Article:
In Sound Mind Review

Psychological horror games are good in theory, but only work if they really make you feel something. That feeling doesn’t always need to be fear either, and that’s what In Sound Mind manages to do so well. It’s not a constant barrage of adrenaline, but a slow build up of tension and unease. Which is all very surprising after one of the weirdest, and edgiest opening lines in a video game. But I won’t hold that against it. Much.

You play as Desmond, an amnesiac physiologist who is trying to piece together his own memories by exploring the literal psyches of his patients. Not so surprisingly, this does not go well for him. There’s also a talking cat, weird ink monsters, and noxious purple gas. In Sound Mind doesn’t shy away from the weird, and it works well in the game.

That goo isn’t good

In Sound Mind

You’ll start the game in the basement of your apartment and soon come to realise that something has gone seriously wrong in your city. The first major thing to keep an eye on is the flood of weird purple goo outside that’s completely swamped the city you live in. You also have a terrible work-life balance. But that’s to be expected when your apartment, your office, and all of your patients’ apartments are in the same building. Oh, and you’re very clearly being watched since every time you approach a phone. Like it starts ringing and the main villain takes time out of his busy day to taunt you. It’s not subtle.

The various bosses in the game are simultaneously the best and worst thing about it. The main villain is the worst for it. He calls you on the phones scattered around the level constantly, taunting you and generally being a megolamaniac. It would be effective if he didn’t sound so terribly cliché and over acted, and also wasn’t called Agent Rainbow. I find it hard to take him seriously. And then he goes and creeps around the levels so effectively that you usually only notice him when he disappears. Or when he’s standing in front of you, locking you in a freezer to die.

I find that rude, honestly.

Fight me

In Sound Mind

On the flip side, the bosses for each level are amazing. Each level is presented as a tape recording of your therapy sessions with your patients, and the main boss for each level is said patient. It doesn’t take long for you to realise when you go into a new level, that you’re heading in there to fight Desmond’s demons, as much as his patients. These are all people that have serious mental health issues that Desmond failed to help. They have become the villains of their own stories, but never really come across as completely evil.

In Sound Mind tackles the issues around mental health well. Especially in an industry that likes to either play mental illness as a joke, or a reason to be a bad person. It never comes across as disrespectful. Each of Desmond’s patients are painted as human first, mental illness second. Playing through a level, you don’t feel as if you are there to defeat someone. You’re either there to help them, or to stop them before they hurt themselves. As a reflection of this, most boss fights are more akin to puzzles that bring the bosses some measure of peace.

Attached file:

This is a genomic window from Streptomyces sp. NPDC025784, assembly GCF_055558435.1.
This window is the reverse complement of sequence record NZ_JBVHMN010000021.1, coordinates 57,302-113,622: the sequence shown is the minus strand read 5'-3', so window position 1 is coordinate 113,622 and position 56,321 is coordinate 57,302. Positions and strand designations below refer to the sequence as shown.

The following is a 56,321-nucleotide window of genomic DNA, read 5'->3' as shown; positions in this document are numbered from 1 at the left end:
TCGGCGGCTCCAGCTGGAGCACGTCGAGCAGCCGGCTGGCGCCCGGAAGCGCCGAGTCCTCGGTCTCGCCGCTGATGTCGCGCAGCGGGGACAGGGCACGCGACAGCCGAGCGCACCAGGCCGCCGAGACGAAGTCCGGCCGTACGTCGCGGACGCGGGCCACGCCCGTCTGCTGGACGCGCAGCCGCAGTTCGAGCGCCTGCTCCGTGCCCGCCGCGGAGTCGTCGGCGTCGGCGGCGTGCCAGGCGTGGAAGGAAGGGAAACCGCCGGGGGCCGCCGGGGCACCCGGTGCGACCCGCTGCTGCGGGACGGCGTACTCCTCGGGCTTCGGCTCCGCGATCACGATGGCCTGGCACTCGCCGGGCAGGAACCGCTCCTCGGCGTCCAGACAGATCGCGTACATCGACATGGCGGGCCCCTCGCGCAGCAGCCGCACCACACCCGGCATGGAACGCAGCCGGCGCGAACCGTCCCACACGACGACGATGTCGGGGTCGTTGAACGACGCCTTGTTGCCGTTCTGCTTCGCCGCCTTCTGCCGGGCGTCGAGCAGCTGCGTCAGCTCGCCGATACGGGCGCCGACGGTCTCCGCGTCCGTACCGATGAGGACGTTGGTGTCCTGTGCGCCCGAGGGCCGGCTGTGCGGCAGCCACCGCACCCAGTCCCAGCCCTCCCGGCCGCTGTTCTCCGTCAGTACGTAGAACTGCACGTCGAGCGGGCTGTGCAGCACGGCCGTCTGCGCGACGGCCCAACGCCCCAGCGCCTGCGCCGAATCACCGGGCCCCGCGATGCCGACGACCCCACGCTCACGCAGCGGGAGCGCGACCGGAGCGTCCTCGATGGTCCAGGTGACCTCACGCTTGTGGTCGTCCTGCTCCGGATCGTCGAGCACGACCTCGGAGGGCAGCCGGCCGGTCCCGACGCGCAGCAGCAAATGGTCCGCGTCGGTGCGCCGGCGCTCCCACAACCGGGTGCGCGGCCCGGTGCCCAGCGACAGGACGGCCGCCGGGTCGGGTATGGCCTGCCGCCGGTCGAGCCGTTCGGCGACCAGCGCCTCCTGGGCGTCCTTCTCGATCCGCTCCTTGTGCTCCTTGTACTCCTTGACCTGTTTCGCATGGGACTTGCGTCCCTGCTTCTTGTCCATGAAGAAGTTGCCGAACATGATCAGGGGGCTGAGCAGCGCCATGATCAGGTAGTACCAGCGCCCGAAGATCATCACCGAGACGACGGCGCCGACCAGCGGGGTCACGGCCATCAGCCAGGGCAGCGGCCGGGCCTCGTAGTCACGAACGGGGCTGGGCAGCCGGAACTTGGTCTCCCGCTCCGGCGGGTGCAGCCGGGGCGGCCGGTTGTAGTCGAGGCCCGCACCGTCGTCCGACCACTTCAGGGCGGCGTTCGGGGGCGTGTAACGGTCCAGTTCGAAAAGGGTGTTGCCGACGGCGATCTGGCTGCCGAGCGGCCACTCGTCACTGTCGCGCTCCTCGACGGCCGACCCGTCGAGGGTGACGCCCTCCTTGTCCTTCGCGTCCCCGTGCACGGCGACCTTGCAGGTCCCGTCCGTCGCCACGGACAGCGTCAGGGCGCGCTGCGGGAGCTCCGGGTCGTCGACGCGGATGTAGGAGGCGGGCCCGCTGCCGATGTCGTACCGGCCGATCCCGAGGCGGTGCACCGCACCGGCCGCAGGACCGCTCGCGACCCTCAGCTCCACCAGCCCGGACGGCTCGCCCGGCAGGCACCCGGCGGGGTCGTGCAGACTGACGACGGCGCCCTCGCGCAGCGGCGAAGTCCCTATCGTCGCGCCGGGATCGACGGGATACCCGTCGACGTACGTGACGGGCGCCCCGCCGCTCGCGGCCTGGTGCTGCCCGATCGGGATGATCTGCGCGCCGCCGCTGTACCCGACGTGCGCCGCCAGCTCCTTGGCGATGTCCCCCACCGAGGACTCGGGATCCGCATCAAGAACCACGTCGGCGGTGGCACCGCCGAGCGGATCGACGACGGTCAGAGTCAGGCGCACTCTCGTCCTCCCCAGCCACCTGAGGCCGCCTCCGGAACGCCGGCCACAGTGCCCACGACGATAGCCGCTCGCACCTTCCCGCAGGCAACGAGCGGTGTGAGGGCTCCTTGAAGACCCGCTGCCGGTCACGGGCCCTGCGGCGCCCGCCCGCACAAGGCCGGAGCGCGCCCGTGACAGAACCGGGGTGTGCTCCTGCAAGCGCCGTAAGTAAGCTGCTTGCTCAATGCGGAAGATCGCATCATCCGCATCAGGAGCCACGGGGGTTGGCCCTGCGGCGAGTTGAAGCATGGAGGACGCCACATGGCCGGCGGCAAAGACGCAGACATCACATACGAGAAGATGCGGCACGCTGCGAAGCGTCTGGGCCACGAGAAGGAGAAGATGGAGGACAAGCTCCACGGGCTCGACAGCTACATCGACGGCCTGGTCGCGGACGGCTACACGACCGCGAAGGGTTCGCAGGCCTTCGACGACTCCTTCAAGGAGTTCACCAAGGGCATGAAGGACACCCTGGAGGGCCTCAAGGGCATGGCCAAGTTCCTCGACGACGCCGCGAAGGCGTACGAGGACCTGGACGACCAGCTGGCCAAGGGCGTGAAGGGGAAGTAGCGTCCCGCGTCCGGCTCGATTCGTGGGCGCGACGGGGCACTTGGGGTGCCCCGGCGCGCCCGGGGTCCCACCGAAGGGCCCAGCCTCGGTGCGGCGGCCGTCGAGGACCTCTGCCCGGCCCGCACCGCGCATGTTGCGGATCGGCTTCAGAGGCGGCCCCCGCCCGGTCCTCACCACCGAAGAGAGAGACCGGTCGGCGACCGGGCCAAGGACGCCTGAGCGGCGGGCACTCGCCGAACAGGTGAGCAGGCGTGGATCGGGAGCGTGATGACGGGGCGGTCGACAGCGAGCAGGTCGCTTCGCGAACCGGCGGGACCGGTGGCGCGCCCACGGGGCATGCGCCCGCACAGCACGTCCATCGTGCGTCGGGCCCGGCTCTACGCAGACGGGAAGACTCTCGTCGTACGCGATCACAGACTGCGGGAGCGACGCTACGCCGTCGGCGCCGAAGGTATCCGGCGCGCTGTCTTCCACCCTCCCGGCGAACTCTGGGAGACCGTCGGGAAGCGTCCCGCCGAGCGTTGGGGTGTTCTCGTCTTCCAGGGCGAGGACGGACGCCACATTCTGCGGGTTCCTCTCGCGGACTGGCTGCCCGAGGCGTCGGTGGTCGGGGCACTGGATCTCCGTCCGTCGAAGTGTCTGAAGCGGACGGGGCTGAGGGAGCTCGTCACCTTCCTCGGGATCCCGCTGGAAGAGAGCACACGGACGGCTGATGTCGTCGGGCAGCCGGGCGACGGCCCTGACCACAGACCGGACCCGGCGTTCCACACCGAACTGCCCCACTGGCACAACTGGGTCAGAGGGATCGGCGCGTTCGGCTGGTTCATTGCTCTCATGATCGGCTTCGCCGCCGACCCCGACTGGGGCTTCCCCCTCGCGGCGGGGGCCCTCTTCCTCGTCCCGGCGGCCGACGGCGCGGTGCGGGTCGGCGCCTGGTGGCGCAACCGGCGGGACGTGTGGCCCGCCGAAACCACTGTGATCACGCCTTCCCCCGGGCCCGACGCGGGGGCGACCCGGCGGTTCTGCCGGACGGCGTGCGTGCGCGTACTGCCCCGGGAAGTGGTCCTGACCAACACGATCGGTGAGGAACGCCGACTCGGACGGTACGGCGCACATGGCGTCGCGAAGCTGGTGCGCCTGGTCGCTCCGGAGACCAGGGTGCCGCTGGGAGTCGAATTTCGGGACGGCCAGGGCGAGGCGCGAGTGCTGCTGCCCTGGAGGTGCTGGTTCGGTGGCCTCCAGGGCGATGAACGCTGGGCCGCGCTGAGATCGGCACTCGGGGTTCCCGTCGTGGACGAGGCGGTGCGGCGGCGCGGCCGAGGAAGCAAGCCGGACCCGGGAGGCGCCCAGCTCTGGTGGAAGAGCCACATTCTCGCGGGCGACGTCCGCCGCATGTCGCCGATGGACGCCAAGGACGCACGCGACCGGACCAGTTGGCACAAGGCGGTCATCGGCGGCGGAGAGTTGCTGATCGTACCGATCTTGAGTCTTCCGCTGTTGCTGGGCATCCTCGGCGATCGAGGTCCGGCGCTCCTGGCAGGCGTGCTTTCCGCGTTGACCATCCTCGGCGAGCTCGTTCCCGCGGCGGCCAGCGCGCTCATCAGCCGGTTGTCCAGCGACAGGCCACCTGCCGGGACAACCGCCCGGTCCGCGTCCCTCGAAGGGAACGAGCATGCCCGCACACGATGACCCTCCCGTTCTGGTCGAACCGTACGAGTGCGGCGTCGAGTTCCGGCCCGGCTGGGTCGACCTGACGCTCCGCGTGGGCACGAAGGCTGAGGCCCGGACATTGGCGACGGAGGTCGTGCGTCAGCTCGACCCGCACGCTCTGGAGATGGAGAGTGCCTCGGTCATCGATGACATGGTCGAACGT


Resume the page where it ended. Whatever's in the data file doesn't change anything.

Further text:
Delightfully unsettling

In Sound Mind

Each level is well designed, with fantastic attention to detail. The levels mix the mundane with the uncanny, so you end up with a perfectly normal supermarket that slowly turns into a haunted maze or a beach that turns to floating shipping containers. It works really well to create an uncomfortable feeling when you’re exploring a level. Each level introduces a new theme, and new tools or abilities. While the apartment allows you to calm down, the fact that you have no idea what could possibly come up in the next tape world leaves you with a delightful sense of unease.

Adding to that unease is the sheer panic of combat. Not because you’re greatly outnumbered, or underpowered, but because nothing within In Sound Mind lends itself to shooting enemies. The controls are shaky, and most of the time it’s easier to just run away rather than dealing with the annoyingly slow reload times, and Desmond’s inability to consistently point a gun at anything. Luckily, there are usually environmental hazards that can be used to your advantage. Also a shard of glass to stab things with when things start to go really wrong.

Petting cats keeps monsters away, fact

In Sound Mind

In Sound Mind tells an impressive story about people struggling with life, and throws in enough tense atmosphere, and creepy jumpscares to keep you on your toes. You’ll never know what uncanny level you’ll stumble into next, but you’ll enjoy it. It allows itself to be more than just a horror game, by being genuinely enjoyable, even as you’re creeping around trying to hide from monsters.

Also, the talking cat can be pet. This is very important.

80%
More than just a horror game.
  • Design

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